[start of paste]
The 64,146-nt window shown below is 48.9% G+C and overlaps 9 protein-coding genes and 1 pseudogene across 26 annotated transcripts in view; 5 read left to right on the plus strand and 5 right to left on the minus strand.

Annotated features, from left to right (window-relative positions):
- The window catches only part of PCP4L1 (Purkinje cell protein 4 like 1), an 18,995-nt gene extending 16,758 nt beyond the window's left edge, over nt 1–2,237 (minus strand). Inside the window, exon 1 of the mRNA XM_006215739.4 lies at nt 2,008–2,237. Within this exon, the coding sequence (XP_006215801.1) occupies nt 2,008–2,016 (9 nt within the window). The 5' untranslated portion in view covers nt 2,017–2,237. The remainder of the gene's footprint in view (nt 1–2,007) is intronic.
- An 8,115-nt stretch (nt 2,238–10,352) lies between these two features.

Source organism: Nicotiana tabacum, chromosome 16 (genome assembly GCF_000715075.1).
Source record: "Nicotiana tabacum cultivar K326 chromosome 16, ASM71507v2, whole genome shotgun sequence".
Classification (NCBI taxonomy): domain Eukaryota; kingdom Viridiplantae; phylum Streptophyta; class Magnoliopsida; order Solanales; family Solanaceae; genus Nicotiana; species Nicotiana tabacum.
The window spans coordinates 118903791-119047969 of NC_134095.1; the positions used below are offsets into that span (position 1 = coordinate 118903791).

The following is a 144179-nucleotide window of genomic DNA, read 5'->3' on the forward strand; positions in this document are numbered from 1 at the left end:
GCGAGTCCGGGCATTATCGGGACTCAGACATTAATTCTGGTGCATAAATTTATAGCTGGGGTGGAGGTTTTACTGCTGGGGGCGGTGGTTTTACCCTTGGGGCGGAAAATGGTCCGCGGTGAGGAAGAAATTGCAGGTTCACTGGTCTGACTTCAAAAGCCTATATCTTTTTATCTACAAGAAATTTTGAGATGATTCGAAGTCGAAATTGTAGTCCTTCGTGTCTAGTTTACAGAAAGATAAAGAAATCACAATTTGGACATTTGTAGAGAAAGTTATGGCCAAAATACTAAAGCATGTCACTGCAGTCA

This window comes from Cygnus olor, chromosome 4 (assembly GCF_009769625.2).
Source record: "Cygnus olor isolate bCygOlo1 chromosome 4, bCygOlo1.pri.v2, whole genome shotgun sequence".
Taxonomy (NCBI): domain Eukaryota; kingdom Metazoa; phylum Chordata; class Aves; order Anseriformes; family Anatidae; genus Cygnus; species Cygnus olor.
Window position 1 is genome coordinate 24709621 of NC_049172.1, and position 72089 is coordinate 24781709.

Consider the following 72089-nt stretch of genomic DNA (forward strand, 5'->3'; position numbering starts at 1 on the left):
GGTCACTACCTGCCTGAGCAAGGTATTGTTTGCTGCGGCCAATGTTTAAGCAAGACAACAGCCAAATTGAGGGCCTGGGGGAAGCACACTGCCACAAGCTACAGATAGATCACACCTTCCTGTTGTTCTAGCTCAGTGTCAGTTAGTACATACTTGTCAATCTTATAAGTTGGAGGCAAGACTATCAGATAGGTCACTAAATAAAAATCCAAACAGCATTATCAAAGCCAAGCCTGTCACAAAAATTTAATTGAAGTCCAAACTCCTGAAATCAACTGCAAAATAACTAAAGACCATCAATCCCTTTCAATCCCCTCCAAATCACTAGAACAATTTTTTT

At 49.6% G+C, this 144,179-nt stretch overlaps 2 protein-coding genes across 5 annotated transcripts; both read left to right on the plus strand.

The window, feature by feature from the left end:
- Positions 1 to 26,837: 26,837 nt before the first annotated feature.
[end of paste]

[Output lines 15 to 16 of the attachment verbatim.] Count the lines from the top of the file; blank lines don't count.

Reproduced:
Consider the following 72089-nt stretch of genomic DNA (forward strand, 5'->3'; position numbering starts at 1 on the left):
GGTCACTACCTGCCTGAGCAAGGTATTGTTTGCTGCGGCCAATGTTTAAGCAAGACAACAGCCAAATTGAGGGCCTGGGGGAAGCACACTGCCACAAGCTACAGATAGATCACACCTTCCTGTTGTTCTAGCTCAGTGTCAGTTAGTACATACTTGTCAATCTTATAAGTTGGAGGCAAGACTATCAGATAGGTCACTAAATAAAAATCCAAACAGCATTATCAAAGCCAAGCCTGTCACAAAAATTTAATTGAAGTCCAAACTCCTGAAATCAACTGCAAAATAACTAAAGACCATCAATCCCTTTCAATCCCCTCCAAATCACTAGAACAATTTTTTT